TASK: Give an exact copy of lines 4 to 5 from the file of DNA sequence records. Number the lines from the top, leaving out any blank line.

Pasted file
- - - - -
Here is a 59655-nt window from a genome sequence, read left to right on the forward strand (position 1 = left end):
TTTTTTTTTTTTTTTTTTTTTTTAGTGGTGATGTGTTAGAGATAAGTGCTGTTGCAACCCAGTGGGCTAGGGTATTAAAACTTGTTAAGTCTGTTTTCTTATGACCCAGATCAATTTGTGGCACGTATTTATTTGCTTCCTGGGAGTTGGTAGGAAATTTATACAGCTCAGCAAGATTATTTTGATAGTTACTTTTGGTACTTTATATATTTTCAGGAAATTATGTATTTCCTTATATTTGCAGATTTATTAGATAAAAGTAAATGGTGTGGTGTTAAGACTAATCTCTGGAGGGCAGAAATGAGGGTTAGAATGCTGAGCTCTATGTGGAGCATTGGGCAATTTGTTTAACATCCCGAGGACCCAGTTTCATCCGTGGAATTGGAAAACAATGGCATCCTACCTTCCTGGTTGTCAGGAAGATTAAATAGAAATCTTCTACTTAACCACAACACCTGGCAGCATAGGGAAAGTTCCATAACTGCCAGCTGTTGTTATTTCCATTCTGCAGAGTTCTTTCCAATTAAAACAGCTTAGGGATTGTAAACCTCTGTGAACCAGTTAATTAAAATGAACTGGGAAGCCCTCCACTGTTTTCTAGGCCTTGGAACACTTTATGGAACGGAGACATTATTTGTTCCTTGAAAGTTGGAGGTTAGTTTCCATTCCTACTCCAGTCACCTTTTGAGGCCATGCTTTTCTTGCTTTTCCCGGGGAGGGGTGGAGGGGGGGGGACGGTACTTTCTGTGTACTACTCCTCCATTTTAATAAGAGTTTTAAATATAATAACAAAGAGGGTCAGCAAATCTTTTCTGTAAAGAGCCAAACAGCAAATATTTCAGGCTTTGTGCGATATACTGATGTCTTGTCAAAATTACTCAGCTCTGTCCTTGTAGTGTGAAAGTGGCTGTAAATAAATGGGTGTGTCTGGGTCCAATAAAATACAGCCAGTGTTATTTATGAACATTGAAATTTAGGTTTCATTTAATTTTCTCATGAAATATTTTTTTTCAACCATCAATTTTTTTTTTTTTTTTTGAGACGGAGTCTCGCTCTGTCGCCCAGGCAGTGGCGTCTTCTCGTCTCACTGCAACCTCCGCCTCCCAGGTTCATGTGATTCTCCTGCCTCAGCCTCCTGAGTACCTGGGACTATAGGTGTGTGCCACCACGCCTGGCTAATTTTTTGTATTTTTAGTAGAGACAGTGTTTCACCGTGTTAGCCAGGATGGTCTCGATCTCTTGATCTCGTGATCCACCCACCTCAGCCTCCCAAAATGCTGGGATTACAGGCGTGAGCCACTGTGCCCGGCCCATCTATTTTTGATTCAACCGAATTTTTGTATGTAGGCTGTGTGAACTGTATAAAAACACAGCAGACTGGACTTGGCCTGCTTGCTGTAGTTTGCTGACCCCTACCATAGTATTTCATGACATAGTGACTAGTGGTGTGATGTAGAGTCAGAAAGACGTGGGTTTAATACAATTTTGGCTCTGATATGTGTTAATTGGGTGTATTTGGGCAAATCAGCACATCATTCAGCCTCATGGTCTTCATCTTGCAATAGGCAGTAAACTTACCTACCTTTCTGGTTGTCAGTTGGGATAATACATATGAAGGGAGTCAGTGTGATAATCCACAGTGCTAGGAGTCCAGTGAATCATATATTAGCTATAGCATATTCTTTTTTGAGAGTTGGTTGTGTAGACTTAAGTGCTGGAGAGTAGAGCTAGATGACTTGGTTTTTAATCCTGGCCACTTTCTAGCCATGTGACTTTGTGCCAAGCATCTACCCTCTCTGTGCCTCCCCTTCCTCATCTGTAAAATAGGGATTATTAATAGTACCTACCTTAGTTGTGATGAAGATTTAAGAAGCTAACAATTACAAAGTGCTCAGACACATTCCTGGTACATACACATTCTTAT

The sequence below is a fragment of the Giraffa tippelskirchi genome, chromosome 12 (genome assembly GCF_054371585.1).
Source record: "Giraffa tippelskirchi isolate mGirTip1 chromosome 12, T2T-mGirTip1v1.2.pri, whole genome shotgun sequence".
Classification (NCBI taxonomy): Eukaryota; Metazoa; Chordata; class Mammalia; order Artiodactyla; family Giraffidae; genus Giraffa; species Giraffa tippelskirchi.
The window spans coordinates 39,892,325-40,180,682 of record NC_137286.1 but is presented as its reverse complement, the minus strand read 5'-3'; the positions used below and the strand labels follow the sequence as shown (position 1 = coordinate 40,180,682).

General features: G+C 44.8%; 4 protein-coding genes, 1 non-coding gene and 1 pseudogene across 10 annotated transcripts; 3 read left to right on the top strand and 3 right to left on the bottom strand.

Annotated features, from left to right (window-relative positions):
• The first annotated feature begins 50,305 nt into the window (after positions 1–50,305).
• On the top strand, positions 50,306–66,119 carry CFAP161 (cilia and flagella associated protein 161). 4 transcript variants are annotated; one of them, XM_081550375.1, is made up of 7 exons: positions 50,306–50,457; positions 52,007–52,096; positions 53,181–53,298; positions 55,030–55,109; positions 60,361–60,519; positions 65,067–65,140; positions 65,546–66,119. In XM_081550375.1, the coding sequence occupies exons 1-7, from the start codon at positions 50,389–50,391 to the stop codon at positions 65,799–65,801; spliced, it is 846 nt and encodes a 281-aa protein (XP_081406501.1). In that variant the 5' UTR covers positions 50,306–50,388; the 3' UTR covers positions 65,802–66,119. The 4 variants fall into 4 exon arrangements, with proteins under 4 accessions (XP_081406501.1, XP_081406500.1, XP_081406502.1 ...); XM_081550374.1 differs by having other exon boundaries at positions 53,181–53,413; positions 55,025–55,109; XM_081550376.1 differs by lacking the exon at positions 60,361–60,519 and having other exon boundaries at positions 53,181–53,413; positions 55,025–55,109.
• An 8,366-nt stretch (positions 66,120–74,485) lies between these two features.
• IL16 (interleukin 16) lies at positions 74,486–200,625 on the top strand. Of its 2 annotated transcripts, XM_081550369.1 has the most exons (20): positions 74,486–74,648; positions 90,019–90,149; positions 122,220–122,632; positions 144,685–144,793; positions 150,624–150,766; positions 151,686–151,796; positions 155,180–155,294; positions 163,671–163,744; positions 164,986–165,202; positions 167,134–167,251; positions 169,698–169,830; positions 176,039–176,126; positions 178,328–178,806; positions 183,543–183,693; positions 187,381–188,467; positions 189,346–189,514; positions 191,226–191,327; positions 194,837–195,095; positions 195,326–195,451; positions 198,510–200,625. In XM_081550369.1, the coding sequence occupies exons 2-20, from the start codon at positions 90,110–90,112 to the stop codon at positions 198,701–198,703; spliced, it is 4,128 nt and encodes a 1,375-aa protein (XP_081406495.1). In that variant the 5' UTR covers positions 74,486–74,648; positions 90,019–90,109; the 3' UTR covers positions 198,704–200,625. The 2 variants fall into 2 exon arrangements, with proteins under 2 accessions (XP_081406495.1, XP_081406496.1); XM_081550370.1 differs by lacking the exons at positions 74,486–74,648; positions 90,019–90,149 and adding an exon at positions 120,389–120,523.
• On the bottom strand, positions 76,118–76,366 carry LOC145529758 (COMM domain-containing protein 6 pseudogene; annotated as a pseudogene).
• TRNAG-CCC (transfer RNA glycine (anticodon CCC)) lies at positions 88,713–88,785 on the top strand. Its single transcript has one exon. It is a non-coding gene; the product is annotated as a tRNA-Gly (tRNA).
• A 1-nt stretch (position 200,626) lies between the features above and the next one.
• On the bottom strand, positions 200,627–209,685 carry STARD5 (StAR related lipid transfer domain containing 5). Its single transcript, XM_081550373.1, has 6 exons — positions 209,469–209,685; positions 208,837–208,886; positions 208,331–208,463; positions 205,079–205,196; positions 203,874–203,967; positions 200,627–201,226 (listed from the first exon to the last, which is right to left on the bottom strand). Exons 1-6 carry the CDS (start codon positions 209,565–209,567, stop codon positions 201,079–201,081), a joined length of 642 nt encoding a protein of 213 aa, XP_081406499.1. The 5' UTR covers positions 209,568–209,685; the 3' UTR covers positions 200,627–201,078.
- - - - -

Source record: "Giraffa tippelskirchi isolate mGirTip1 chromosome 12, T2T-mGirTip1v1.2.pri, whole genome shotgun sequence".
Classification (NCBI taxonomy): Eukaryota; Metazoa; Chordata; class Mammalia; order Artiodactyla; family Giraffidae; genus Giraffa; species Giraffa tippelskirchi.